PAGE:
By Michael O’Neill

“Get your rates a-droppin’. Head out to the bank. Tiff is looking for some adventure with whatever’s in the tank.” Bank of Canada Governor Tiff Macklem may not have been “Born to be Wild,” but if he cuts interest rates on June 5, he will be the “Leader of the Pack.”

The First Cut is the Deepest

Mr. Macklem predicted such a move during his post-meeting press conference when he responded to a question about a June rate cut with, “Yes, it’s within the realm of possibilities.” He said that “the data since January have increased our confidence that inflation will continue to come down gradually even as economic activity strengthens. Our key indicators of inflation have all moved in the right direction.”

Inflation in Check

The inflation data continued to move in the right direction, as evidenced by the April consumer price index, which rose 2.7% y/y compared to 2.9% in March. More importantly, the BoC’s own inflation metrics, CPI-trim and CPI, dropped and are now inside the bank’s targeted range of 1-3%.

Source: Bank of Canada.

Analysts Predict Rate Cut

The results led to a bevy of analysts and major bank economists forecasting a 25 bp rate cut in June. If so, that would make the BoC the first G-7 central bank to cut interest rates in the post-pandemic era. (The Swiss National Bank cut rates by 25 bps in March, but they are not a G-7 country). The analysts are probably right, especially if Mr. Macklem talks to Peter Routledge, the Superintendent of Financial Institutions (OSFI). Mr. Routledge released OSFI’s Annual Risk Outlook for the fiscal year 2023-2024 on May 22. The section on mortgages is not pretty.

Mortgage Concerns

As of February 2024, a significant 76% of outstanding mortgages are due for renewal by the end of 2026. Homeowners who secured their mortgages when interest rates were lower between 2020 and 2022 will face a nasty shock, even more so for those households that are heavily leveraged. It’s even worse for those 15% with variable rate mortgages but fixed payments, as many are negatively amortizing, which means the scheduled mortgage payments no longer cover the full interest costs or the principal.

The mortgage issue should serve as a strong motivation for the Bank of Canada to cut interest rates. Lower interest rates would alleviate the payment shock for homeowners renewing their mortgages, especially those with variable rate mortgages and fixed payments. It would also ease the financial strain on households and reduce the risk of defaults and arrears.

Economic Stimulus

OSFI notes that lower interest rates could stimulate economic activity, potentially strengthening labor markets and reducing the risk of higher unemployment rates. This would further alleviate the debt strain on households and the risk of losses for financial institutions.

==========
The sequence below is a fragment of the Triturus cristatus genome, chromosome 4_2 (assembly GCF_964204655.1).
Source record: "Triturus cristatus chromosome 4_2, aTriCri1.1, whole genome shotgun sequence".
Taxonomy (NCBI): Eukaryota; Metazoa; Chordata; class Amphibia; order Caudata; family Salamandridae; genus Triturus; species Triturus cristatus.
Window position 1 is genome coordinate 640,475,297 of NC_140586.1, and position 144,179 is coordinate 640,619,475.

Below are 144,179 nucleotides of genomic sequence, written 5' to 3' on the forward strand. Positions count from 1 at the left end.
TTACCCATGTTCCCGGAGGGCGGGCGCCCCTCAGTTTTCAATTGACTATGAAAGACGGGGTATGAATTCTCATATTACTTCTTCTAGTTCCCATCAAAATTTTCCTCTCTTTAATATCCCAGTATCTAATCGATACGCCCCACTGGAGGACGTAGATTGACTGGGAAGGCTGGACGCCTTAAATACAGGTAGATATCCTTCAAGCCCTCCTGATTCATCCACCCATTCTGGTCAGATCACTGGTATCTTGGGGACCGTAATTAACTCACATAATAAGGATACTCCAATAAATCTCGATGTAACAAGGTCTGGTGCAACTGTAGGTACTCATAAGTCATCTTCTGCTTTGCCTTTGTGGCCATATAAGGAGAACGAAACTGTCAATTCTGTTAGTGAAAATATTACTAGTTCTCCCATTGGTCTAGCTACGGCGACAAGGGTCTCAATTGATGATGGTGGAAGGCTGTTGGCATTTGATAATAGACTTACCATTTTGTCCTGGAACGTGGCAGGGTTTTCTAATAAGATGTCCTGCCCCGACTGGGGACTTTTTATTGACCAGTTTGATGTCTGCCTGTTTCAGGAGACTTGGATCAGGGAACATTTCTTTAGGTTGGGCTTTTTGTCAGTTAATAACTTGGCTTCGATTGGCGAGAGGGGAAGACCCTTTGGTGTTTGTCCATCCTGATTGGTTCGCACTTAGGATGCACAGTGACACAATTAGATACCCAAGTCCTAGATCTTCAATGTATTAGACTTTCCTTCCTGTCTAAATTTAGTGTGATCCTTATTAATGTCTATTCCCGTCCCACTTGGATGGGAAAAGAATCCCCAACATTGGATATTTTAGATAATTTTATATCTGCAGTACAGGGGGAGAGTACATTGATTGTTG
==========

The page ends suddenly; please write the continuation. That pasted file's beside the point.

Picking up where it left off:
Challenges Ahead

A rate cut is not as straightforward as central bank comments and data might suggest. For starters, the BoC announced it was overhauling its projection and policy analysis models after their colossal failure during and immediately after the pandemic. Arguably, the new batch of models may need more time to prove themselves.

Central bankers like to talk to each other, and often monetary policy statements are very similar. On May 22, the Reserve Bank of New Zealand left interest rates unchanged at 5.50% because, although inflation was declining, at 4.0%, it was still far above its 1-3% target. The RBNZ noted that increased immigration is driving up rent inflation, currently 4.7%, which is well above the 20-year average of 2.6%. The RBNZ left rates unchanged because inflation was too high.

Contrasting Situations

It’s a bit different in Canada. Inflation is inside the 1-3% target range, and the BoC’s sole mandate is to maintain price stability. Based on that, there should be no question about a June rate cut.

However, the RBNZ’s major trading partners are China and Australia. Both of those economies are pretty soft. Canada’s biggest trading partner is the United States, and its economy is fairly robust growing 1.6% y/y in the first quarter.  The US inflation decline is painstakingly slow, which forced many Federal Open Market Committee officials to suggest US interest rates will need to remain in restrictive territory for longer than previously expected.

Risks of a Rate Cut

If Tiff Macklem opts to cut interest rates in June, while the Fed decides to keep rates in restrictive territory for most of 2024, he may end up with the proverbial egg on his face. One reason is that CAD/US interest rate differentials would widen out in favor of the US dollar and lead to USDCAD demand. And that is inflationary as it would drive the price of US imported goods higher. At the moment, a 25 bp BoC rate cut is mostly reflected in the current exchange rate, so the tone of the monetary policy statement is key. A hawkish rate cut suggests the status quo, while a dovish cut could drive USDCAD to 1.4000.

Sometimes, being the leader of the pack means you get hit with the eggs first.